14R – Wave ProgressionV3 is isoeletric or biphasic
15R – Wave ProgressionV3 is isoeletric or biphasic
16Myocardial ischemia Myocardial injury Various definitions are used. The term commonly refers to diffuse ST segment depression, usually with associated T wave inversionMyocardial injuryInjury always points outward from the surface that is injured with ST segment elevation
18ST segment should be electrically neutral Myocardial ischemiaST segment usually isoelectric or less than 1mmT wave – Less than 6 mm high in limb leads, and 12 mm in precordial leads - upright in Leads I, II, V₃ to V₆, negative in aVRReflects ischemia or injuryIschemia – ST depression and T wave opposite of normalInjury – ST elevation with or without T wave changesVarious definitions are used. The term commonly refers to diffuse ST segment depression, usually with associated T wave inversionMyocardial injuryInjury always points outward from the surface that is injured with ST segment elevationST segment should be electrically neutral
19Visual aid in determining: Ischemia or injury to myocardiumNormal should be at baselineDepressed ST segment - >2 mm below baselineST segment depression is MOST specific for ischemia if the ST segment slopes down from the J point.Horizontal or flat STs are also quite suspicious for ischemia.Upsloping ST depression is only about 60% accurate for diagnosing ischemia.ST segment depressionif transient - almost always due to acute myocardial ischemiathe ECG signs of ischemia may come and go fairly quickly — over a matter of minutes.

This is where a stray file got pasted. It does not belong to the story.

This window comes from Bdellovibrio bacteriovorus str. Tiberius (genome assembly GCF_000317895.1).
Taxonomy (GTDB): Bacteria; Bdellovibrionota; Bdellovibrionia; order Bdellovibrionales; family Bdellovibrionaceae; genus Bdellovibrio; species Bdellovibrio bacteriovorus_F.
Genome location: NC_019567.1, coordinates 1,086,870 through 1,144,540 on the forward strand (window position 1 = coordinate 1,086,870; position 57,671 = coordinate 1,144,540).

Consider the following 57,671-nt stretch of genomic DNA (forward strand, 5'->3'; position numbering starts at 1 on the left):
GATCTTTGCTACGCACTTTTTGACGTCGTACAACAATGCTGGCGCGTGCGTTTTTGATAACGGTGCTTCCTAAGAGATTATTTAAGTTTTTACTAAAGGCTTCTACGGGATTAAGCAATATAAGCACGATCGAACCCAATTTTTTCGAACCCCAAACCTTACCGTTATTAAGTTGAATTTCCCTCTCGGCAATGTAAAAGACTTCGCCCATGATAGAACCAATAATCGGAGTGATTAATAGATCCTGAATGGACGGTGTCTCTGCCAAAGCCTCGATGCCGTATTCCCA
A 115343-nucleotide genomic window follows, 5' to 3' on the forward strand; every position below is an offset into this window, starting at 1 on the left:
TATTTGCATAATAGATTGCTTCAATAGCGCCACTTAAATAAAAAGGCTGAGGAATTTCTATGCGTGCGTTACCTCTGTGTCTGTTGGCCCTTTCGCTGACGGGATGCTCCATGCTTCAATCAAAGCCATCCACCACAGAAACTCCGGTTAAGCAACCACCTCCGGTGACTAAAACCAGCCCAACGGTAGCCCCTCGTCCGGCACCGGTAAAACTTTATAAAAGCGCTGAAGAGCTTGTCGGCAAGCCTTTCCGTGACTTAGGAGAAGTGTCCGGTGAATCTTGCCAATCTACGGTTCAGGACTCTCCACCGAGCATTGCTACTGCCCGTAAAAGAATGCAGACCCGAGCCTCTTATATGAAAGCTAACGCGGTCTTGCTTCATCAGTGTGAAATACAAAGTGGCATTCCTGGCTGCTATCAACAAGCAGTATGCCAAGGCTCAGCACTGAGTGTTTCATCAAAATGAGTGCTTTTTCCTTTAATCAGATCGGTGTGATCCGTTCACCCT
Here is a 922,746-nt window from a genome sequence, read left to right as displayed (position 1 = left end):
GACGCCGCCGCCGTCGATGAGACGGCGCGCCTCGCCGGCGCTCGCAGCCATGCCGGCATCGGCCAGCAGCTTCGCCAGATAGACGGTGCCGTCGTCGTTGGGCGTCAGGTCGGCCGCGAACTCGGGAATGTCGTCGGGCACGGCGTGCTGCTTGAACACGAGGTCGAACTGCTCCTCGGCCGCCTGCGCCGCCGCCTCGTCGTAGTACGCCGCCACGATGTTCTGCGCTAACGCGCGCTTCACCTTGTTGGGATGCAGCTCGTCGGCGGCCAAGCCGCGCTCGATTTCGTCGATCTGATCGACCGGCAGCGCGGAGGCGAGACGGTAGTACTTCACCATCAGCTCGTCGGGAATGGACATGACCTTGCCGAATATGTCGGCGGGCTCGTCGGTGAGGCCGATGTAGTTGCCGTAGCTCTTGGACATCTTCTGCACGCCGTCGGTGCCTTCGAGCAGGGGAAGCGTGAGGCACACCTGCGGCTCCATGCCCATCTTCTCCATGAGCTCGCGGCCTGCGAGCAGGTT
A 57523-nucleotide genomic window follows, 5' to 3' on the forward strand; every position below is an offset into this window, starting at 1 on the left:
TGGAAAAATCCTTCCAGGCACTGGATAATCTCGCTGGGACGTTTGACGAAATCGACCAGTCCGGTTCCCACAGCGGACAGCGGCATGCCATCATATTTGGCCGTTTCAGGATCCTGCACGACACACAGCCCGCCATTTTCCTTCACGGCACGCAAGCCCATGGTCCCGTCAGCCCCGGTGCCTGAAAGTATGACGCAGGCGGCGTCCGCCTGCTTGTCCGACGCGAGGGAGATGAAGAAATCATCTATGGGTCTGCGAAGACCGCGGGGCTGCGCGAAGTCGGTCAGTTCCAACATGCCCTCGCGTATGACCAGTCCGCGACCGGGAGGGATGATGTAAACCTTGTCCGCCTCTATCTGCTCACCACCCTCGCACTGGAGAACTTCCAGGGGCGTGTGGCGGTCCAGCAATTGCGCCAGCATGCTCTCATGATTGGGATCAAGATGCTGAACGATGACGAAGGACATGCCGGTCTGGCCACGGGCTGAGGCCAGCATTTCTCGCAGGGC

22ST Segment ElevationST segment elevation is attributed to impending infarctionbut can also be due to pericarditis or vasospastic (variant) angina.The height of the ST segment is measured at a point 2 boxes after the end of the QRS complexsignificant if it exceeds 1 mm in a limb lead or 2 mm in a precordial lead.ST elevation is death of cells
24T Waves T waves are normally positive in leads with a positive QRS T waves are normally asymmetricalT waves are normally not more than 5 mm high in limb leads or 10 mm high in precordial leads or 2/3 the height of the R waveT waves are normally not more than 5 mm high in limb leads or 10 mm high in precordial leads or 2/3 the height of the R waveTall, symmetrical T wavesHyperkalemiaInfarction or ischemiaDigitalisPericarditisBroad, symmetrical, inverted T waves are classic for intracranial bleed or strokeCVAIncreased intracranial pressure